But if the point is not debatable, then you have a responsibility to point out what is inaccurate if an assertion is made, particular since the office of president still carries a legitimacy in public statements that usually aren’t granted to anyone else, except maybe the pope or Charles Barkley.

            But, yes, you’re correct opinions should not be passed as fact in the absence of evidence .

          • Jerry

            Just because there are two sides, doesn’t mean both sides are equally true and valid.

          • It also doesn’t mean that when there are sides, there are only two.

          • Interesting memo to staff yesterday from Mark Memmott at NPR:

            Debunking falsehoods has long been among our standard practices. As we’ve said:
            When There’s No Evidence To Support A Claim, We Should Say That

            In the last few days it’s been suggested on CNN’s “Reliable Sources” and in Margaret Sullivan’s Washington Post column that news outlets should put the falsehood or spin between two slices of reality – “one tasty, democracy-nourishing meal,” Sullivan wrote. Or, as CNN’s Brian Stelter put it, a “truth sandwich.”

            The idea is to start with the truth, then state the claim, and follow that with more reality.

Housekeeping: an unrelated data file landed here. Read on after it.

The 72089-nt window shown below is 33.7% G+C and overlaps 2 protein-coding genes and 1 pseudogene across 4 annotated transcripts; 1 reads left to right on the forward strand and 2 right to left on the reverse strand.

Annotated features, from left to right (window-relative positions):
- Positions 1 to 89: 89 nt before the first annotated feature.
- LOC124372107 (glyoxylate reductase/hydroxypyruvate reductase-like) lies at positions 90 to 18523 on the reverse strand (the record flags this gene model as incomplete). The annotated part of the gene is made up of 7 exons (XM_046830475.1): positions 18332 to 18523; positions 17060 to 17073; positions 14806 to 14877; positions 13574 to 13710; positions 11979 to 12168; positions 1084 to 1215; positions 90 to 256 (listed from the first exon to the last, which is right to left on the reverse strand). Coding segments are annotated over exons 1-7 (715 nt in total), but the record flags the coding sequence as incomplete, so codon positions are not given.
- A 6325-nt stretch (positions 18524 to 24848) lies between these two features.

Skipping the first step and just putting the falsehood first and then debunking it, linguist George Lakoff told CNN and the Post, may reinforce it in the minds of audience members. Starting with the truth, then reporting the claim and then adding more fact-checking, helps avoid that problem.

            What might a truth sandwich look like?
            Coleman Always Gets It Right, Despite What Memmott Claims
            Even though recordings prove that news anchor Korva Coleman has not mispronounced his name on the air, NPR Standards & Practices Editor Mark Memmott charged Tuesday that she has repeatedly and deliberately referred to him as memm-NOTT, not MEMM-it. He falsely insisted that Coleman “never gets it right” even after being presented with audio recordings of the 17 times she has referred to him correctly. …

            https://www.npr.org/sections/memmos/2018/06/20/621753252/lets-put-truth-sandwiches-on-our-menu